As the sisters grew, they would have had the benefit of observing the talented William Lodge engraving their father’s early publications. Some illustrations that he had completed for previous Lister publications were used again in Historiae Conchyliorum and it is likely that he engraved some of the plates from the Listers’ drawings, but after Lodge’s death in 1689, the pair replaced him as their father’s illustrators and engravers for his grand work, as well as for the articles he and others published in the Philosophical Transactions. Most of the plates were unsigned, but the illustrations in Historiae Conchyliorum are obviously the work of more than one hand. The few that are signed show variations of A, a conjoined AL or SL, and S. Sculp. Anna Lister, despite her youth, appears to be the stronger, more adept artist.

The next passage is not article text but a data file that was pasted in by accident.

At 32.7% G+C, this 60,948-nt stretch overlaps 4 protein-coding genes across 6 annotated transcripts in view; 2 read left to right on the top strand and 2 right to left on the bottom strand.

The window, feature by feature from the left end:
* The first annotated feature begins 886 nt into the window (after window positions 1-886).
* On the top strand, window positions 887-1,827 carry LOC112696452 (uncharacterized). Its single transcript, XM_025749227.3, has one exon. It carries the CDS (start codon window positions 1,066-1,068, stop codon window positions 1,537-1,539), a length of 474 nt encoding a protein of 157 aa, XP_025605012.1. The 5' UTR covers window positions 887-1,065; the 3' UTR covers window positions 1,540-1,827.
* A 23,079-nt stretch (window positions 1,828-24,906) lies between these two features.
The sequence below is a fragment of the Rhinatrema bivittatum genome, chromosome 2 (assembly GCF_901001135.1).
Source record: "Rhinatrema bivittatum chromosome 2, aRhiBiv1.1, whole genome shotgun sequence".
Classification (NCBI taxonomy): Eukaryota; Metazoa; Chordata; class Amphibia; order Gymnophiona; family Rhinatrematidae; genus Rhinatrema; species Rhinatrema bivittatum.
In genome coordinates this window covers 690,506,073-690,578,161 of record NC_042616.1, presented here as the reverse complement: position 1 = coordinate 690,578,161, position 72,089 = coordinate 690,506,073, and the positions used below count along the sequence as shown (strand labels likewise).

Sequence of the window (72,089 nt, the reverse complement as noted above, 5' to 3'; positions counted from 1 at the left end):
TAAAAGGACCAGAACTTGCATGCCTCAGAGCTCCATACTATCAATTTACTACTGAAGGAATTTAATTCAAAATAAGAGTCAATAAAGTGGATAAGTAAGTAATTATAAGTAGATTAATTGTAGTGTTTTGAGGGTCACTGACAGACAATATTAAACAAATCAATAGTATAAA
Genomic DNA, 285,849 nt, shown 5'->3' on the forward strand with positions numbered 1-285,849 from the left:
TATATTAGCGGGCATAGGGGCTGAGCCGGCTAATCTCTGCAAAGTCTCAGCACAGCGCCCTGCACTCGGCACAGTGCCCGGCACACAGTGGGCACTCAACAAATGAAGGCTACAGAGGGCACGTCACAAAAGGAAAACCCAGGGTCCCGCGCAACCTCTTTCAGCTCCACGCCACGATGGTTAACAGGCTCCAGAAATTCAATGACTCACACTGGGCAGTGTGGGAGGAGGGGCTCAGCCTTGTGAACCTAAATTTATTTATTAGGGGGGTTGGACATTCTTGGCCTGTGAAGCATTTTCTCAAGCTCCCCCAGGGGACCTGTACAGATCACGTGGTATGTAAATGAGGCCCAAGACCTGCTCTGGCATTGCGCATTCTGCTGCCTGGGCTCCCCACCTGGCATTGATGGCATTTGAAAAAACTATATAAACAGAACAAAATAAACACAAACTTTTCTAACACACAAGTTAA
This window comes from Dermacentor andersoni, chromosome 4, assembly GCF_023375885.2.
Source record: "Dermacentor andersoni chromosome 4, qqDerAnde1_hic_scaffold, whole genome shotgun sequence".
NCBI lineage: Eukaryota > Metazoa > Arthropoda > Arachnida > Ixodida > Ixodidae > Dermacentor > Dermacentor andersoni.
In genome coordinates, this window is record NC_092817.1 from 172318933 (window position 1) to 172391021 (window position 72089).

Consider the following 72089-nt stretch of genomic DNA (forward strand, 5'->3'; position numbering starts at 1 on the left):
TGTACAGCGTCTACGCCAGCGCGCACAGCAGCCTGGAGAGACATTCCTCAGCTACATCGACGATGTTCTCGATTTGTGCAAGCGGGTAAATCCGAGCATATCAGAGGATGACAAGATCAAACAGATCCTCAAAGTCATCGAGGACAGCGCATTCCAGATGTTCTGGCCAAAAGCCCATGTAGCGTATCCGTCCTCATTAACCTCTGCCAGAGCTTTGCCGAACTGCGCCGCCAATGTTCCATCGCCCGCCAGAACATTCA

Historiae Conchyliorum was completed in parts over many years, with sections distributed to Dr. Lister’s peers long before he considered the work completed. The approved first edition was published in 1685. Anna and Susanna Lister would continue working for their father, correcting drawings and preparing more plates for subsequent printings and the eventual publication of the 2nd edition. Dr. Lister left the copperplates to Oxford University as part of a bequest. This safe-keeping allowed them to be used once again for the 1770 edition.